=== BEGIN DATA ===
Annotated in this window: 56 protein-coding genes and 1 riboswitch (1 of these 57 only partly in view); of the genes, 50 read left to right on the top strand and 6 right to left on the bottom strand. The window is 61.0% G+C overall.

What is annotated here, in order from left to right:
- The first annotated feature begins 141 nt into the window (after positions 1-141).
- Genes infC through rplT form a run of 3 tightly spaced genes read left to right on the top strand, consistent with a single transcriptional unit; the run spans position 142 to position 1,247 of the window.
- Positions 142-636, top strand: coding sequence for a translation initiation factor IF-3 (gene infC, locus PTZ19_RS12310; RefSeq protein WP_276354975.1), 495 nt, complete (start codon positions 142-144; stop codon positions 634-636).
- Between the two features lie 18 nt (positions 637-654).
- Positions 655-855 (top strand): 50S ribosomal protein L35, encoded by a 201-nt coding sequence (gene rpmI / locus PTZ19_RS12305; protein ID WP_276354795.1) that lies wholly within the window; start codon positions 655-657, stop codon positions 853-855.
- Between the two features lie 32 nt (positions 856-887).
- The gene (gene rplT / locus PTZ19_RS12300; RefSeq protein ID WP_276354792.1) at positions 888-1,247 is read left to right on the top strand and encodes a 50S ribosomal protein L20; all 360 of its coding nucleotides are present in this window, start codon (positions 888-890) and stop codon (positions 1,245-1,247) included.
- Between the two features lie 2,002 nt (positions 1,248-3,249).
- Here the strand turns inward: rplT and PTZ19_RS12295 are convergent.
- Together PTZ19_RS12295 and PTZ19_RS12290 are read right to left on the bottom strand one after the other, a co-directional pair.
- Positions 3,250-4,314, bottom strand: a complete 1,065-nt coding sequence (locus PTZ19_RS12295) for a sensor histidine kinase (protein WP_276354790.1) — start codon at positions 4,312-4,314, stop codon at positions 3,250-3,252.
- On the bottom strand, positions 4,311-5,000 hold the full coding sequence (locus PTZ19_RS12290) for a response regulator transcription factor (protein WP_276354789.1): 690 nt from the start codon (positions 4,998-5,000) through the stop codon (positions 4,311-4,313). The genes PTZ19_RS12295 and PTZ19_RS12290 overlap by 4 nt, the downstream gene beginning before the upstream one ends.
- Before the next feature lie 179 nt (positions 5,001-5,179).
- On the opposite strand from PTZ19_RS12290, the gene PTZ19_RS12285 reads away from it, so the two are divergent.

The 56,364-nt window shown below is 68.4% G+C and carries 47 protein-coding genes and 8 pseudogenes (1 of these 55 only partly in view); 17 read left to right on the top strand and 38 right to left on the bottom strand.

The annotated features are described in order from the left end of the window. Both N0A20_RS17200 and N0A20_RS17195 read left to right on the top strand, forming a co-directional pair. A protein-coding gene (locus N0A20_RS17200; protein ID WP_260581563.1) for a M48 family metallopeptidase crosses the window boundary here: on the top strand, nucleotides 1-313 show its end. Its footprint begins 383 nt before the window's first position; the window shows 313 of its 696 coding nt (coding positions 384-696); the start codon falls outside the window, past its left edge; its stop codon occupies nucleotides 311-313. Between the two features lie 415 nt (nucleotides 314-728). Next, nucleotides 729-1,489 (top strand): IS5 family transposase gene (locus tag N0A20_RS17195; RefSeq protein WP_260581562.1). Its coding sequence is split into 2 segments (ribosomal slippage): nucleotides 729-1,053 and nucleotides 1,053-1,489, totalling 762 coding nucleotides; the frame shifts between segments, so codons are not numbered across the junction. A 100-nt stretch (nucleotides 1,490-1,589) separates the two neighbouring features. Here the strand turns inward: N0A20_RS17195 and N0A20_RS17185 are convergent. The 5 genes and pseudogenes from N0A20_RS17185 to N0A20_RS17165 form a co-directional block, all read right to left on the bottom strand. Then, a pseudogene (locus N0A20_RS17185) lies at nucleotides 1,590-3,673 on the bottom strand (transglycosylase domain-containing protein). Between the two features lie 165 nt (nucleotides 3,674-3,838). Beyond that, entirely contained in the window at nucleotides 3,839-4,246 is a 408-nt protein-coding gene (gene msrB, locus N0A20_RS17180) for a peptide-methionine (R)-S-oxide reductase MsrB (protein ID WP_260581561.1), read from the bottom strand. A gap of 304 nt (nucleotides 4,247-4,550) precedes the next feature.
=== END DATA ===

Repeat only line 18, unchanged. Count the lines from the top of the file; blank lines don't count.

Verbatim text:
The annotated features are described in order from the left end of the window. Both N0A20_RS17200 and N0A20_RS17195 read left to right on the top strand, forming a co-directional pair. A protein-coding gene (locus N0A20_RS17200; protein ID WP_260581563.1) for a M48 family metallopeptidase crosses the window boundary here: on the top strand, nucleotides 1-313 show its end. Its footprint begins 383 nt before the window's first position; the window shows 313 of its 696 coding nt (coding positions 384-696); the start codon falls outside the window, past its left edge; its stop codon occupies nucleotides 311-313. Between the two features lie 415 nt (nucleotides 314-728). Next, nucleotides 729-1,489 (top strand): IS5 family transposase gene (locus tag N0A20_RS17195; RefSeq protein WP_260581562.1). Its coding sequence is split into 2 segments (ribosomal slippage): nucleotides 729-1,053 and nucleotides 1,053-1,489, totalling 762 coding nucleotides; the frame shifts between segments, so codons are not numbered across the junction. A 100-nt stretch (nucleotides 1,490-1,589) separates the two neighbouring features. Here the strand turns inward: N0A20_RS17195 and N0A20_RS17185 are convergent. The 5 genes and pseudogenes from N0A20_RS17185 to N0A20_RS17165 form a co-directional block, all read right to left on the bottom strand. Then, a pseudogene (locus N0A20_RS17185) lies at nucleotides 1,590-3,673 on the bottom strand (transglycosylase domain-containing protein). Between the two features lie 165 nt (nucleotides 3,674-3,838). Beyond that, entirely contained in the window at nucleotides 3,839-4,246 is a 408-nt protein-coding gene (gene msrB, locus N0A20_RS17180) for a peptide-methionine (R)-S-oxide reductase MsrB (protein ID WP_260581561.1), read from the bottom strand. A gap of 304 nt (nucleotides 4,247-4,550) precedes the next feature.